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Super League From a Fan’s Perspective

As a child, the thought of sport was something which I never explored. In primary school I was more into cops and robbers instead of a pleasant game of football or a spot of rugby. It was only in high school where my interest in sport peaked and this was extended at University. I became involved in hockey and proceeded to represent club and country at the highest level both playing and officiating. Unfortunately, work commitments and other complications took its toll and my love affair with hockey came to an abrupt end. This is when I discovered the wonders of Lacrosse.

I had been toying with this fast-paced, body-smashing, stick-tapping sport for years but never really got round to trying to make a concerted effort to find a local club or pick up a stick and play. Finally, this year the opportunity arose where I could play on a Sunday in Worcester. Excellent! A place to play with men and women of a similar age and learn a new sport together with coaches who share the same enthusiasm for the game as someone just getting hooked. It’s been 4 months since I’ve started and despite it being the ‘off-season’ I have competed in my first game, picked up my first ever major injury in sport and had a laugh in the process. It’s pleasing to experience a sport with people who want the same outcomes.

During my time in hockey, I was involved in the GB Super League which incorporated ‘franchises’ from England, Scotland and Wales. The idea was simple, to have the best players in the country compete together at the highest level outside of international recognition. The development of the Super League led to players developing not just for club but for country too, gaining a better understanding of different play styles and fitting in to a uniformed formation which, for those selected, would lead to a call up for their respective national side.

A simple idea but one which would ultimately lead to a string of success stories for the England men’s national side. The disappointment? Not developing it further to a women’s Super League system in order to progress both sections. Now, this may be in the pipeline and come to fruition soon and if it does, I hope it has every success of the men’s competition. It certainly has raised the profile of hockey in the country and with the central location of the league, made it accessible for those who are fans to the vaguely curious.

You can imagine my delight when I heard of an emerging Super League system for Lacrosse. A perfect opportunity to fully immerse myself in the sport and get a grips with the rules, play styles and even techniques. So, I popped down to Warwick to watch week one and it did not disappoint. Full of fast flowing action with an array of goals which excited all those spectators on the side line come to cheer on their daughters and/or team. From then on in, I was truly hooked. I wanted to watch more and see the league develop from the infancy of the first week to the strides it has made in the third, going on to the finals in the coming weeks.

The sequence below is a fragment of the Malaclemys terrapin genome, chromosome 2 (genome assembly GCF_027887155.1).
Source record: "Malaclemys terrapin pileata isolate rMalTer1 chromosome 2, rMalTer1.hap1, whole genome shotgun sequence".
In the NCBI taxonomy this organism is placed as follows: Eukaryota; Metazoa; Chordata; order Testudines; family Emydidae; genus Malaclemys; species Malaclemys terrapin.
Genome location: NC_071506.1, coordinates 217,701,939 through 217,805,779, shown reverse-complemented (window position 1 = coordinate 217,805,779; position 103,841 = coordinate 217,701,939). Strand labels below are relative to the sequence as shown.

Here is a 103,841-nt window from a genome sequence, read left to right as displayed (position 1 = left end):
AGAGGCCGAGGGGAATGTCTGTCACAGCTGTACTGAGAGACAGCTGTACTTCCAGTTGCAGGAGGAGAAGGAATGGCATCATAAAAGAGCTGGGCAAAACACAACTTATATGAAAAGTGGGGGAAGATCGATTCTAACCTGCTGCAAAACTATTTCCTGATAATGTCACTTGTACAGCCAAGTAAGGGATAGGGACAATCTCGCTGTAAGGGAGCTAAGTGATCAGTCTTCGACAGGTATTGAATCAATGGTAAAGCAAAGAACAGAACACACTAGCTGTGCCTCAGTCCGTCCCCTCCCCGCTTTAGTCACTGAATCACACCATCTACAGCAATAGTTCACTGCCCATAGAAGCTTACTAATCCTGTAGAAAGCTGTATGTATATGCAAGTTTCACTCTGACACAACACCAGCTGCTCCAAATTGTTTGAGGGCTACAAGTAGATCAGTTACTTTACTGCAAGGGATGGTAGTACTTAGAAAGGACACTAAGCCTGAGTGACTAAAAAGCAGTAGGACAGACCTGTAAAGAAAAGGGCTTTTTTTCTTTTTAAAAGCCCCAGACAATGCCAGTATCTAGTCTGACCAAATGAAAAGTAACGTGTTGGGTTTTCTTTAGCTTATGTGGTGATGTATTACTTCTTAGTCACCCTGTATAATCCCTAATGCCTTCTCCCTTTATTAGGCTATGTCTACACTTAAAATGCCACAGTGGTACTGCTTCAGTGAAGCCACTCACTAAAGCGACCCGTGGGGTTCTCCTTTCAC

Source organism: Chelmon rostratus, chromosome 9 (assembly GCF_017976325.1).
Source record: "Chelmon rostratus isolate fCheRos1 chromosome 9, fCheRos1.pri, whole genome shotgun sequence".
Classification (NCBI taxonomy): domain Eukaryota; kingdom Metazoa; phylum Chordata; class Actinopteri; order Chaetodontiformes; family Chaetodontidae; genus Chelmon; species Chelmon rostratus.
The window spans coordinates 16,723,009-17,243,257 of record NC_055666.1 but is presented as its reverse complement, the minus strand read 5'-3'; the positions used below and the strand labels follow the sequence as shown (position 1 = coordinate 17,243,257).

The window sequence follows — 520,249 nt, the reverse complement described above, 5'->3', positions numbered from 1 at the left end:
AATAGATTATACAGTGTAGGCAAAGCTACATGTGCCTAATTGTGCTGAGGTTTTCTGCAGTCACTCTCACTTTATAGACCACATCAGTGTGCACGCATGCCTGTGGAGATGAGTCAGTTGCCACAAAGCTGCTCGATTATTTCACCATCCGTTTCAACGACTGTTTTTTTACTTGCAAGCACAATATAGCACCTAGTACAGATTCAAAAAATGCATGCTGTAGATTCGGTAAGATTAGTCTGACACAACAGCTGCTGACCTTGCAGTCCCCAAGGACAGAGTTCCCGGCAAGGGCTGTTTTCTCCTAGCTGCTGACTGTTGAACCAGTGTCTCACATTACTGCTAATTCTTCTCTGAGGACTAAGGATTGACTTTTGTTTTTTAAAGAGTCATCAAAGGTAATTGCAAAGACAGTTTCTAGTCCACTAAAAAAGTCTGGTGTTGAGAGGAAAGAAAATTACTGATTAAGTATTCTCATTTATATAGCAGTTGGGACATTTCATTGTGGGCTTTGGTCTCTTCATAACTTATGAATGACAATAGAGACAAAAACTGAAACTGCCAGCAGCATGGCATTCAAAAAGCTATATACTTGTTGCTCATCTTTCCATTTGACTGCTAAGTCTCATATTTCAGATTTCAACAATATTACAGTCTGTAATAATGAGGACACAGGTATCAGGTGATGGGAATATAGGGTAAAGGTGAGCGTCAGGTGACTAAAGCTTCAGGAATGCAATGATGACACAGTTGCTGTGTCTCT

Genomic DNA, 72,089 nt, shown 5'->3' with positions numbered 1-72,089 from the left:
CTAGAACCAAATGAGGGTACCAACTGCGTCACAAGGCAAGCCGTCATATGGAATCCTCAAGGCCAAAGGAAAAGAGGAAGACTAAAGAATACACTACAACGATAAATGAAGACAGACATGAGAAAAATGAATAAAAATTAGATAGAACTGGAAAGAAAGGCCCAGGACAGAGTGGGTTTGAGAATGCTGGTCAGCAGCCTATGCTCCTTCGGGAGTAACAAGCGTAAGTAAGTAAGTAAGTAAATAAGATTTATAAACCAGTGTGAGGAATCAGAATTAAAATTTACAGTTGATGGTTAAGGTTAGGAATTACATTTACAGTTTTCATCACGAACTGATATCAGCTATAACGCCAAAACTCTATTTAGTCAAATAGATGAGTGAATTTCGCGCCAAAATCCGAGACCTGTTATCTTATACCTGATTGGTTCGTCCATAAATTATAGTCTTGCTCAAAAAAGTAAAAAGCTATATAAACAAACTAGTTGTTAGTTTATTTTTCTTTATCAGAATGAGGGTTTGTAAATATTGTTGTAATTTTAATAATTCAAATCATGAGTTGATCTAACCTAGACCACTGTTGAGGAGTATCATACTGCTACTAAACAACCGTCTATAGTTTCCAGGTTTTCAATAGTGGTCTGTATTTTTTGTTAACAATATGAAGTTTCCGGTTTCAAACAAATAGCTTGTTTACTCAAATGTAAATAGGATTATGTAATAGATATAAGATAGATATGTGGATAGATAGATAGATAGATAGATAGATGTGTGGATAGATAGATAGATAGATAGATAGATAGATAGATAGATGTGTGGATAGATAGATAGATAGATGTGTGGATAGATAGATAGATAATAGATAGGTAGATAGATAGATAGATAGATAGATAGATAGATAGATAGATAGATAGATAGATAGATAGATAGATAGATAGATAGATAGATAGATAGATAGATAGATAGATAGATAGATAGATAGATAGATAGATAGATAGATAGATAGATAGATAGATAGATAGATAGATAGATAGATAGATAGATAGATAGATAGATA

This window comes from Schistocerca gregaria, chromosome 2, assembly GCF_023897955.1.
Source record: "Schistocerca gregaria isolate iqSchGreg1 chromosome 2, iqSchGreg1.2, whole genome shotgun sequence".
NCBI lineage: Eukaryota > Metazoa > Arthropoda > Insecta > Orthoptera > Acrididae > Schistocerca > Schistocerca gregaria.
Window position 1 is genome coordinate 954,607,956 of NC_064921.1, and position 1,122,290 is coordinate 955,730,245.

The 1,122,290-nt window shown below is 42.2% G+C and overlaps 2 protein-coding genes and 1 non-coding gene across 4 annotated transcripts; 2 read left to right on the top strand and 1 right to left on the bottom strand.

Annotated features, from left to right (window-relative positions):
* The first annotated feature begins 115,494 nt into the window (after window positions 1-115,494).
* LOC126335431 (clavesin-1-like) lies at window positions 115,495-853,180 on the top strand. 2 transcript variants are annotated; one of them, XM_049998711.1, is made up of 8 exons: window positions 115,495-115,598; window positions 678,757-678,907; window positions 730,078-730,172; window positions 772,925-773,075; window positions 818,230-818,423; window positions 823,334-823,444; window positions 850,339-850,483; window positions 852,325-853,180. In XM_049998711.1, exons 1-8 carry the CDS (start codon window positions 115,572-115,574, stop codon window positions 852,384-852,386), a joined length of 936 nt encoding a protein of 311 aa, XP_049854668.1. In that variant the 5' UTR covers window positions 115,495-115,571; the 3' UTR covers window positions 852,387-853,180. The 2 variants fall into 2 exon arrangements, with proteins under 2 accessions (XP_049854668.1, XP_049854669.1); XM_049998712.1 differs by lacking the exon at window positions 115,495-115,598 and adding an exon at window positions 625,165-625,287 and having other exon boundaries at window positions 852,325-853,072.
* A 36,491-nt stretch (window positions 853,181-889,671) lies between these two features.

I’ve witnessed the momentum which has been snowballing over the three weeks; additional spectators, inventive finishes, exciting power-play periods and a developed understanding of team mates and play patterns. I’m proud to say I’ve watched it every step of the way with no vested interest in which team comes out on top but for the excitement of watching a free flowing game of Lacrosse played by some of the best players in the country. You might think that playing the same teams over the course of four weeks would make games stale but it is not the case. Playing against quality develops players, makes them think, makes them evolve their game to become better and more intelligent whether they are on or off the ball. This can only be good for the development of the game in this country.

Where does that leave us at the end of this campaign? Well, finals weekend will prove to be the pinnacle of the Super League season with the four franchises going head to head to become the overall champion in the inaugural season. Clearly a feat to be proud of, but what should be noted is the hard work and dedication of all involved in the Super League this year from the media team to the officials, the players to the coaches and not forgetting those loyal spectators who have traveled all over the country to support their family and friends and make this competition a resounding success.

I have no doubt that Surrey Sports Park will be the perfect scene for the end of the season and I cannot wait to watch it all unfold.

I want to pass on a huge thanks to English Lacrosse and all involved in a brilliant campaign. I hope to see more developments in the future which encompasses more players and attract more fans to the game, not just for the women’s but for the men’s too.